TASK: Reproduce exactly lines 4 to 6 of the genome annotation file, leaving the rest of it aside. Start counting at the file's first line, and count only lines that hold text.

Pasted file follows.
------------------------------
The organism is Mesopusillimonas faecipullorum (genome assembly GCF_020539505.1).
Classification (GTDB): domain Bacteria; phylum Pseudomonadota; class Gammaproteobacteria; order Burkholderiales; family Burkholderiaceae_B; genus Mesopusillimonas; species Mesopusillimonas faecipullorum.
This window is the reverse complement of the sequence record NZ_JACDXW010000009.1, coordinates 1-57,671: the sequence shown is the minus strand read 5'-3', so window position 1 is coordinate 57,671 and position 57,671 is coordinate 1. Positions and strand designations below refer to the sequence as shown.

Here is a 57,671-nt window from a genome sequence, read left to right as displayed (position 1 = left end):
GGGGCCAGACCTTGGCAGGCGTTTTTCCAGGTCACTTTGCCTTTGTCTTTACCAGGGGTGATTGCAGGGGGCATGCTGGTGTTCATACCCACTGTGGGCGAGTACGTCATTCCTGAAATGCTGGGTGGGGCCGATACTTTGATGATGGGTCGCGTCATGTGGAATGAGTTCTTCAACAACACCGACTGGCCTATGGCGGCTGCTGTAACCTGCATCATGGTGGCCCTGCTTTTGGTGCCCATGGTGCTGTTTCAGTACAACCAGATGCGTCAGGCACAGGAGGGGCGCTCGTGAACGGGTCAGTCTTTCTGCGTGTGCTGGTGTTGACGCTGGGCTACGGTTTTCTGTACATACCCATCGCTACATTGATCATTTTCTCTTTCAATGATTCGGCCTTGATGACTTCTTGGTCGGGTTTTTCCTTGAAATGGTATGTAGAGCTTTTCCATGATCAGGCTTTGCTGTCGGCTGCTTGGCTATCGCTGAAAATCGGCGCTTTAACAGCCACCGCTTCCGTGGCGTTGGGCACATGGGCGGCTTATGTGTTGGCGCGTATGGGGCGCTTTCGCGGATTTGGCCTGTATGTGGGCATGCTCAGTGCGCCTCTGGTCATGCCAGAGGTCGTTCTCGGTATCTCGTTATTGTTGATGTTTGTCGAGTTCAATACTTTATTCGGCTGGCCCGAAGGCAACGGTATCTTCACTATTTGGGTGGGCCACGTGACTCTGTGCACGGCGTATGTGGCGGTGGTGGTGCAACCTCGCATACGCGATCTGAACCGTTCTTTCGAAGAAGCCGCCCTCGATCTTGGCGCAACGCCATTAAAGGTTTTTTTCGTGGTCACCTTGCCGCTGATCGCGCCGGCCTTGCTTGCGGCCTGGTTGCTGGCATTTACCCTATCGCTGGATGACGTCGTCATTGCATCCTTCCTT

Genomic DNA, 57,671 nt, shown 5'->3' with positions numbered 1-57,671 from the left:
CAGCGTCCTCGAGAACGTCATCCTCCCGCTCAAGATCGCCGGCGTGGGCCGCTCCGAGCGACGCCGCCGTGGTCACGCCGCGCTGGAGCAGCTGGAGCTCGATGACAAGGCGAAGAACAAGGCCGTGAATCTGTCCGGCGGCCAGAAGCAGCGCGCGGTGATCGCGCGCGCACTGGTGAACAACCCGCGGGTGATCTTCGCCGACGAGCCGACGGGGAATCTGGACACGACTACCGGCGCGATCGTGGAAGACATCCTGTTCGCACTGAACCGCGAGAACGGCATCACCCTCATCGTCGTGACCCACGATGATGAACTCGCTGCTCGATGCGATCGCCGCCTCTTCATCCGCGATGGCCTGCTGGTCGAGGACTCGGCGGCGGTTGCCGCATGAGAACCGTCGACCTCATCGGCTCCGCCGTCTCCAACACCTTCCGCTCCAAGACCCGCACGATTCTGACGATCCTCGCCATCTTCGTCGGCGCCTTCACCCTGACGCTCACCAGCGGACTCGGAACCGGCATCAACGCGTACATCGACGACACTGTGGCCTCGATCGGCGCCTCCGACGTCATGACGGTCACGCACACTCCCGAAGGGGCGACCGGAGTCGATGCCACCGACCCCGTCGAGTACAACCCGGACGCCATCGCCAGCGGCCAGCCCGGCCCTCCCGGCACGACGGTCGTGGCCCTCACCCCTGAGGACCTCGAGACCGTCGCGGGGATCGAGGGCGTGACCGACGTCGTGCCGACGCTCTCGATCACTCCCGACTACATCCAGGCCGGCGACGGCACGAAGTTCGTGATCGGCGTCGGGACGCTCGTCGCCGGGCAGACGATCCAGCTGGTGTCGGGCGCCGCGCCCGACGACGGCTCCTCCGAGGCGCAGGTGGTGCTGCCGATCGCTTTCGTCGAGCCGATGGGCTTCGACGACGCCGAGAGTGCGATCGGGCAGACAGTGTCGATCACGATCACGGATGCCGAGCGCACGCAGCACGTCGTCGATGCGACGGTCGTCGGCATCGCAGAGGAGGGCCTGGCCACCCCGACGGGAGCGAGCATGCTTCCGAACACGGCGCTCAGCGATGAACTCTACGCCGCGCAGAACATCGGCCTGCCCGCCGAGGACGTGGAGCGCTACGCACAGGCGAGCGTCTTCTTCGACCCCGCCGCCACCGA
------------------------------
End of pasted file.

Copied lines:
Here is a 57,671-nt window from a genome sequence, read left to right as displayed (position 1 = left end):
GGGGCCAGACCTTGGCAGGCGTTTTTCCAGGTCACTTTGCCTTTGTCTTTACCAGGGGTGATTGCAGGGGGCATGCTGGTGTTCATACCCACTGTGGGCGAGTACGTCATTCCTGAAATGCTGGGTGGGGCCGATACTTTGATGATGGGTCGCGTCATGTGGAATGAGTTCTTCAACAACACCGACTGGCCTATGGCGGCTGCTGTAACCTGCATCATGGTGGCCCTGCTTTTGGTGCCCATGGTGCTGTTTCAGTACAACCAGATGCGTCAGGCACAGGAGGGGCGCTCGTGAACGGGTCAGTCTTTCTGCGTGTGCTGGTGTTGACGCTGGGCTACGGTTTTCTGTACATACCCATCGCTACATTGATCATTTTCTCTTTCAATGATTCGGCCTTGATGACTTCTTGGTCGGGTTTTTCCTTGAAATGGTATGTAGAGCTTTTCCATGATCAGGCTTTGCTGTCGGCTGCTTGGCTATCGCTGAAAATCGGCGCTTTAACAGCCACCGCTTCCGTGGCGTTGGGCACATGGGCGGCTTATGTGTTGGCGCGTATGGGGCGCTTTCGCGGATTTGGCCTGTATGTGGGCATGCTCAGTGCGCCTCTGGTCATGCCAGAGGTCGTTCTCGGTATCTCGTTATTGTTGATGTTTGTCGAGTTCAATACTTTATTCGGCTGGCCCGAAGGCAACGGTATCTTCACTATTTGGGTGGGCCACGTGACTCTGTGCACGGCGTATGTGGCGGTGGTGGTGCAACCTCGCATACGCGATCTGAACCGTTCTTTCGAAGAAGCCGCCCTCGATCTTGGCGCAACGCCATTAAAGGTTTTTTTCGTGGTCACCTTGCCGCTGATCGCGCCGGCCTTGCTTGCGGCCTGGTTGCTGGCATTTACCCTATCGCTGGATGACGTCGTCATTGCATCCTTCCTT

Genomic DNA, 57,671 nt, shown 5'->3' with positions numbered 1-57,671 from the left: